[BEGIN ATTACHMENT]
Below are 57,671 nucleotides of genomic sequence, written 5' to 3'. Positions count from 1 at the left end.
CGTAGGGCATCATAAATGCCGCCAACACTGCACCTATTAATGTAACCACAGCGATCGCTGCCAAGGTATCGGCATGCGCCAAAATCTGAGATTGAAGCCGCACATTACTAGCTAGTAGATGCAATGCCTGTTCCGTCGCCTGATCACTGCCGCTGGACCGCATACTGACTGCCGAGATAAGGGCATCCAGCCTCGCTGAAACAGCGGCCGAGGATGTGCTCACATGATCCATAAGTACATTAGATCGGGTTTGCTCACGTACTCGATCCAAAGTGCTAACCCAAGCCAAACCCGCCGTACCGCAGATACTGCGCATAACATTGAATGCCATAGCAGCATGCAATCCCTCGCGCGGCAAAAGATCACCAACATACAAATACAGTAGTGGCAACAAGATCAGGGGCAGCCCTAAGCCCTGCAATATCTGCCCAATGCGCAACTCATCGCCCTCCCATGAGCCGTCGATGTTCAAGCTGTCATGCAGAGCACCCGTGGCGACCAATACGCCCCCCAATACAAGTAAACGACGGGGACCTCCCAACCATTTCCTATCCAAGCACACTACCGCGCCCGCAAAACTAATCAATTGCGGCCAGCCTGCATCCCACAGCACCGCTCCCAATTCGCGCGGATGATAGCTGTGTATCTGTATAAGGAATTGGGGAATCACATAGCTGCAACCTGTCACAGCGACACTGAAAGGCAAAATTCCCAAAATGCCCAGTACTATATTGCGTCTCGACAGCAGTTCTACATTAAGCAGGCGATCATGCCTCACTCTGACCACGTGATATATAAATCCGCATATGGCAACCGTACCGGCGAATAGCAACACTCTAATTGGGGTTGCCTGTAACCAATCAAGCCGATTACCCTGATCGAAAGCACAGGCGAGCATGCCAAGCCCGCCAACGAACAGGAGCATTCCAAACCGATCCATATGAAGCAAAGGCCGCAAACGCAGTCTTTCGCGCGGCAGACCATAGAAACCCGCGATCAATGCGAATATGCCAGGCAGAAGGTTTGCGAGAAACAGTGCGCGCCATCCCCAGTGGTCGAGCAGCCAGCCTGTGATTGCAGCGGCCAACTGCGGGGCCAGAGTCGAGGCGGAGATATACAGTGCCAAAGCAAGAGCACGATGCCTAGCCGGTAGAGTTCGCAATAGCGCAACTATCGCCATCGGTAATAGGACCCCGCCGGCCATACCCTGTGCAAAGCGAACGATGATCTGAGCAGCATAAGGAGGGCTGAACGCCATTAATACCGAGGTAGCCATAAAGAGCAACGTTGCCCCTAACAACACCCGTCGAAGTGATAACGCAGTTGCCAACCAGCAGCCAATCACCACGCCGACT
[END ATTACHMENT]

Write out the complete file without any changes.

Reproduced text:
Below are 57,671 nucleotides of genomic sequence, written 5' to 3'. Positions count from 1 at the left end.
CGTAGGGCATCATAAATGCCGCCAACACTGCACCTATTAATGTAACCACAGCGATCGCTGCCAAGGTATCGGCATGCGCCAAAATCTGAGATTGAAGCCGCACATTACTAGCTAGTAGATGCAATGCCTGTTCCGTCGCCTGATCACTGCCGCTGGACCGCATACTGACTGCCGAGATAAGGGCATCCAGCCTCGCTGAAACAGCGGCCGAGGATGTGCTCACATGATCCATAAGTACATTAGATCGGGTTTGCTCACGTACTCGATCCAAAGTGCTAACCCAAGCCAAACCCGCCGTACCGCAGATACTGCGCATAACATTGAATGCCATAGCAGCATGCAATCCCTCGCGCGGCAAAAGATCACCAACATACAAATACAGTAGTGGCAACAAGATCAGGGGCAGCCCTAAGCCCTGCAATATCTGCCCAATGCGCAACTCATCGCCCTCCCATGAGCCGTCGATGTTCAAGCTGTCATGCAGAGCACCCGTGGCGACCAATACGCCCCCCAATACAAGTAAACGACGGGGACCTCCCAACCATTTCCTATCCAAGCACACTACCGCGCCCGCAAAACTAATCAATTGCGGCCAGCCTGCATCCCACAGCACCGCTCCCAATTCGCGCGGATGATAGCTGTGTATCTGTATAAGGAATTGGGGAATCACATAGCTGCAACCTGTCACAGCGACACTGAAAGGCAAAATTCCCAAAATGCCCAGTACTATATTGCGTCTCGACAGCAGTTCTACATTAAGCAGGCGATCATGCCTCACTCTGACCACGTGATATATAAATCCGCATATGGCAACCGTACCGGCGAATAGCAACACTCTAATTGGGGTTGCCTGTAACCAATCAAGCCGATTACCCTGATCGAAAGCACAGGCGAGCATGCCAAGCCCGCCAACGAACAGGAGCATTCCAAACCGATCCATATGAAGCAAAGGCCGCAAACGCAGTCTTTCGCGCGGCAGACCATAGAAACCCGCGATCAATGCGAATATGCCAGGCAGAAGGTTTGCGAGAAACAGTGCGCGCCATCCCCAGTGGTCGAGCAGCCAGCCTGTGATTGCAGCGGCCAACTGCGGGGCCAGAGTCGAGGCGGAGATATACAGTGCCAAAGCAAGAGCACGATGCCTAGCCGGTAGAGTTCGCAATAGCGCAACTATCGCCATCGGTAATAGGACCCCGCCGGCCATACCCTGTGCAAAGCGAACGATGATCTGAGCAGCATAAGGAGGGCTGAACGCCATTAATACCGAGGTAGCCATAAAGAGCAACGTTGCCCCTAACAACACCCGTCGAAGTGATAACGCAGTTGCCAACCAGCAGCCAATCACCACGCCGACT